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Pledging, Praising and Shaming: Experimental Labour Markets in Ghana

Listed author(s):
  • Davies, Elwyn

    ()

    (University of Oxford)

  • Fafchamps, Marcel

    ()

    (Stanford University)

Firm surveys have shown that labour management in developing countries is often problematic. Earlier experimental research (Davies & Fafchamps, 2017) has shown that managers in Ghana are reluctant to use monetary incentives to motivate workers. This paper presents the results from a gift-exchange game experiment in Ghana in which the worker can make a promise to the employer before a contract is offered (ex ante communication) and in which the employer can send negative or positive feedback to the worker after the worker has chosen effort (ex post communication). The results indicate that feedback can help sustain cooperate behaviour (high effort provision), but only if the wage offered is high enough. Feedback reinforces reciprocity concerns on the behalf of the worker. In particular positive messages (praising) leads to higher effort provision, no significant relation between negative feedback and effort can be found. Promises are related to higher effort, but do not necessarily lead to higher wages.

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Paper provided by Institute for the Study of Labor (IZA) in its series IZA Discussion Papers with number 10520.

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Length: 36 pages
Date of creation: Jan 2017
Handle: RePEc:iza:izadps:dp10520
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  1. Ernst Fehr & Armin Falk, 2003. "Wage Rigidity in a Competitive Incomplete Contract Market," Labor and Demography 0305001, EconWPA.
  2. Gautam Rao & Stefano DellaVigna & John List & Ulrike Malmendier, 2016. "Estimating Social Preferences and Gift Exchange at Work," Working Paper 396911, Harvard University OpenScholar.
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  8. Georg Kirchsteiger & Ernst Fehr & Arno Riedl, 1993. "Does Fairness Prevent Market Clearing? An Experimental Investigation," ULB Institutional Repository 2013/5927, ULB -- Universite Libre de Bruxelles.
  9. Charness, Gary & Dufwenberg, Martin, 2010. "Bare promises: An experiment," Economics Letters, Elsevier, vol. 107(2), pages 281-283, May.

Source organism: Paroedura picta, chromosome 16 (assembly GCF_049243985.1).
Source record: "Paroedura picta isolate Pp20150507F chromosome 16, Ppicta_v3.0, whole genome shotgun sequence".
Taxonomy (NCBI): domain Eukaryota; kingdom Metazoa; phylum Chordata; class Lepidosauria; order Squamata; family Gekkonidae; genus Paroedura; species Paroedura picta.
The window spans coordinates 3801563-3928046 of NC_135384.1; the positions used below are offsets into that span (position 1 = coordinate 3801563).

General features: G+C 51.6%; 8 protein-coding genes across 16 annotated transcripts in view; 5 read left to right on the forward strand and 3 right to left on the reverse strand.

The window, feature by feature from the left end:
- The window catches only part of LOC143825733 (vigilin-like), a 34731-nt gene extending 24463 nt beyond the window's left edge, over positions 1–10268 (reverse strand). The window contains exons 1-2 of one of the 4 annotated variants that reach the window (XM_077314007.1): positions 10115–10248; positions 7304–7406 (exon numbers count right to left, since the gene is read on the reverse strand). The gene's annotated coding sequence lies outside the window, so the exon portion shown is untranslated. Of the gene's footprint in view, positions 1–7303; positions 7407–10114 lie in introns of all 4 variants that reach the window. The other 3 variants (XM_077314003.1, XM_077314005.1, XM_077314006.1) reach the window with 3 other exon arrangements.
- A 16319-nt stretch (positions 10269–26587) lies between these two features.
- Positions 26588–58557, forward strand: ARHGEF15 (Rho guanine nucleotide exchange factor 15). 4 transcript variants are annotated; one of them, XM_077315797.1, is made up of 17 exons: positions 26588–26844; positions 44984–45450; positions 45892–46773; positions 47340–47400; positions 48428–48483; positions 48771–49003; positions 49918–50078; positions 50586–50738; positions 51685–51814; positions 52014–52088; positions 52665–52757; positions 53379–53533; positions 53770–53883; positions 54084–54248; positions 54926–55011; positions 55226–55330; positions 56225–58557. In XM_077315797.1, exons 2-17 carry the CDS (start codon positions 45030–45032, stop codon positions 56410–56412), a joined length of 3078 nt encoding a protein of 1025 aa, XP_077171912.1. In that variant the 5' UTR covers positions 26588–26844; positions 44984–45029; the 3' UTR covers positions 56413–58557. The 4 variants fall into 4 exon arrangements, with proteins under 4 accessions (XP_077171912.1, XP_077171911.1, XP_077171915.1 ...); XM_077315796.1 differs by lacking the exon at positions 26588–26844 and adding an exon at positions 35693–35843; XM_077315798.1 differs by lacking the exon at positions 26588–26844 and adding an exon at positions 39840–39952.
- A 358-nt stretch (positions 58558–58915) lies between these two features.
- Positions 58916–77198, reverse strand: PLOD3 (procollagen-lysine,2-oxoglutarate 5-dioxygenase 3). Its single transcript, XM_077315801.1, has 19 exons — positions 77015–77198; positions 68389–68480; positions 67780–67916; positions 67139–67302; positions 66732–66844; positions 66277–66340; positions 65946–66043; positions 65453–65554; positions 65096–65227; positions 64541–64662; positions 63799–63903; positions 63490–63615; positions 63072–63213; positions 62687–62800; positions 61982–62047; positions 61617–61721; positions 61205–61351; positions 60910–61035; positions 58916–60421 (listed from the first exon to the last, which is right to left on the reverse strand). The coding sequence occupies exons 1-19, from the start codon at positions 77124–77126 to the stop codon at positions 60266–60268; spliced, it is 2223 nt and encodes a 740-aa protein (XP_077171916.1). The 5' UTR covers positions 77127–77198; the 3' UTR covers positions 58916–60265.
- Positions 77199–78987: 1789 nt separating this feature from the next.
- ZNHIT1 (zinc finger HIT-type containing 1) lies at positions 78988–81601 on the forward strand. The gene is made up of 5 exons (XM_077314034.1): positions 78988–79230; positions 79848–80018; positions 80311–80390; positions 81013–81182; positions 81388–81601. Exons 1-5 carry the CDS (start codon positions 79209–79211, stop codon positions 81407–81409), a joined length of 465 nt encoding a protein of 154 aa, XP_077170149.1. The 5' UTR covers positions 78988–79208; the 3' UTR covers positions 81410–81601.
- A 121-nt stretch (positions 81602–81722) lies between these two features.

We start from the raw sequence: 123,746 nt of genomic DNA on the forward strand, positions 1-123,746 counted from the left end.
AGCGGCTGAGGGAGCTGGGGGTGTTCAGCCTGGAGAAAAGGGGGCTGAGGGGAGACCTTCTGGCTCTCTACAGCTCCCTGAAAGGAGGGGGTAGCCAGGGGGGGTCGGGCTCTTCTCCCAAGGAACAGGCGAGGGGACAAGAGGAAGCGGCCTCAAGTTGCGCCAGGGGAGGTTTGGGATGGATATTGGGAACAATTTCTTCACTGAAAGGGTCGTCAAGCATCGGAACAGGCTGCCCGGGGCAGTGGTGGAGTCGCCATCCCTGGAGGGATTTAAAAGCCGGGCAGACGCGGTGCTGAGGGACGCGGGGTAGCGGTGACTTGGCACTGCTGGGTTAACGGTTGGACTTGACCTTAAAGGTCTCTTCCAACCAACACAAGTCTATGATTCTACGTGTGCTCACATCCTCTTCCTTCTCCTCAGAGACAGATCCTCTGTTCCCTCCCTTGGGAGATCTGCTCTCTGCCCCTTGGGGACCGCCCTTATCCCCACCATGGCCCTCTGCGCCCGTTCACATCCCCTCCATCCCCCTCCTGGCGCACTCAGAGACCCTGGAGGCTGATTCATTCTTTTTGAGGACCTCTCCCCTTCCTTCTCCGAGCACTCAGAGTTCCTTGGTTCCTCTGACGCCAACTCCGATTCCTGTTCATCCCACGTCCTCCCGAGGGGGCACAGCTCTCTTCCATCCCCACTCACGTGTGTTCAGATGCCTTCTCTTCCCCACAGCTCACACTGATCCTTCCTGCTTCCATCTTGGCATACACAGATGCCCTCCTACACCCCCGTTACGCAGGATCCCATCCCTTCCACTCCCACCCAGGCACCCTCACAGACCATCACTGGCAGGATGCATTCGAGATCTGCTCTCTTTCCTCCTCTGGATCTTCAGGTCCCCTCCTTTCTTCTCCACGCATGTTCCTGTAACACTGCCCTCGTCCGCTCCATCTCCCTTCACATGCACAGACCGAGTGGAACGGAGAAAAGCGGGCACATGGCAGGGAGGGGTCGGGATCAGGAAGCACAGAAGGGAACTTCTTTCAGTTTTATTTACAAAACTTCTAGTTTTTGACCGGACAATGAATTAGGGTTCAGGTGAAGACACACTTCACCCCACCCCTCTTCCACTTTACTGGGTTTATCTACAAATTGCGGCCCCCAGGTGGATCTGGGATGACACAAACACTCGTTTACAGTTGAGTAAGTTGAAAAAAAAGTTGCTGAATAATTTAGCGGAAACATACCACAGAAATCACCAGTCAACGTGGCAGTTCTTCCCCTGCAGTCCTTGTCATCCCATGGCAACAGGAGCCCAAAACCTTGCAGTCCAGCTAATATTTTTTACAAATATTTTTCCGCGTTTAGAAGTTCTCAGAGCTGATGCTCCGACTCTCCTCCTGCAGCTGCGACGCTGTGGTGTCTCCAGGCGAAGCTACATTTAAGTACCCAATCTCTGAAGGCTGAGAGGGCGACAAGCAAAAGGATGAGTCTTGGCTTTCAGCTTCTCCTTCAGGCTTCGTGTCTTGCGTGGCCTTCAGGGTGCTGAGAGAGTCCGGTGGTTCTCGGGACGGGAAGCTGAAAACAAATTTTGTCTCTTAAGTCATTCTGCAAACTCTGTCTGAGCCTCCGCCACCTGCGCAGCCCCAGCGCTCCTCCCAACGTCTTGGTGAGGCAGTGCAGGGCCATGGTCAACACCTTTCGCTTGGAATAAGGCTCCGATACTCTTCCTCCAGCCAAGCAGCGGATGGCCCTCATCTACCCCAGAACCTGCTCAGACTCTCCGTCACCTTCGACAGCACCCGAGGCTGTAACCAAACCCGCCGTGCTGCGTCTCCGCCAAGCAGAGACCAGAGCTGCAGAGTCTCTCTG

10. Christoph Vanberg, 2008. "Why Do People Keep Their Promises? An Experimental Test of Two Explanations -super-1," Econometrica, Econometric Society, vol. 76(6), pages 1467-1480, November.
  11. Canice Prendergast, 1999. "The Provision of Incentives in Firms," Journal of Economic Literature, American Economic Association, vol. 37(1), pages 7-63, March.
  12. George A. Akerlof & Rachel E. Kranton, 2000. "Economics and Identity," The Quarterly Journal of Economics, Oxford University Press, vol. 115(3), pages 715-753.
  13. Rege, Mari & Telle, Kjetil, 2004. "The impact of social approval and framing on cooperation in public good situations," Journal of Public Economics, Elsevier, vol. 88(7-8), pages 1625-1644, July.
  14. Abigail Barr & Pieter Serneels, 2009. "Reciprocity in the workplace," Experimental Economics, Springer;Economic Science Association, vol. 12(1), pages 99-112, March.
  15. Gachter, Simon & Fehr, Ernst, 1999. "Collective action as a social exchange," Journal of Economic Behavior & Organization, Elsevier, vol. 39(4), pages 341-369, July.
  16. David Cooper & John Lightle, 2013. "Erratum to: The gift of advice: communication in a bilateral gift exchange game," Experimental Economics, Springer;Economic Science Association, vol. 16(3), pages 442-442, September.
  17. Abigail Barr, 2001. "Social dilemmas and shame-based sanctions: experimental results from rural Zimbabwe," CSAE Working Paper Series 2001-11, Centre for the Study of African Economies, University of Oxford.
  18. Falk, Armin & Gachter, Simon & Kovacs, Judit, 1999. "Intrinsic motivation and extrinsic incentives in a repeated game with incomplete contracts," Journal of Economic Psychology, Elsevier, vol. 20(3), pages 251-284, June.
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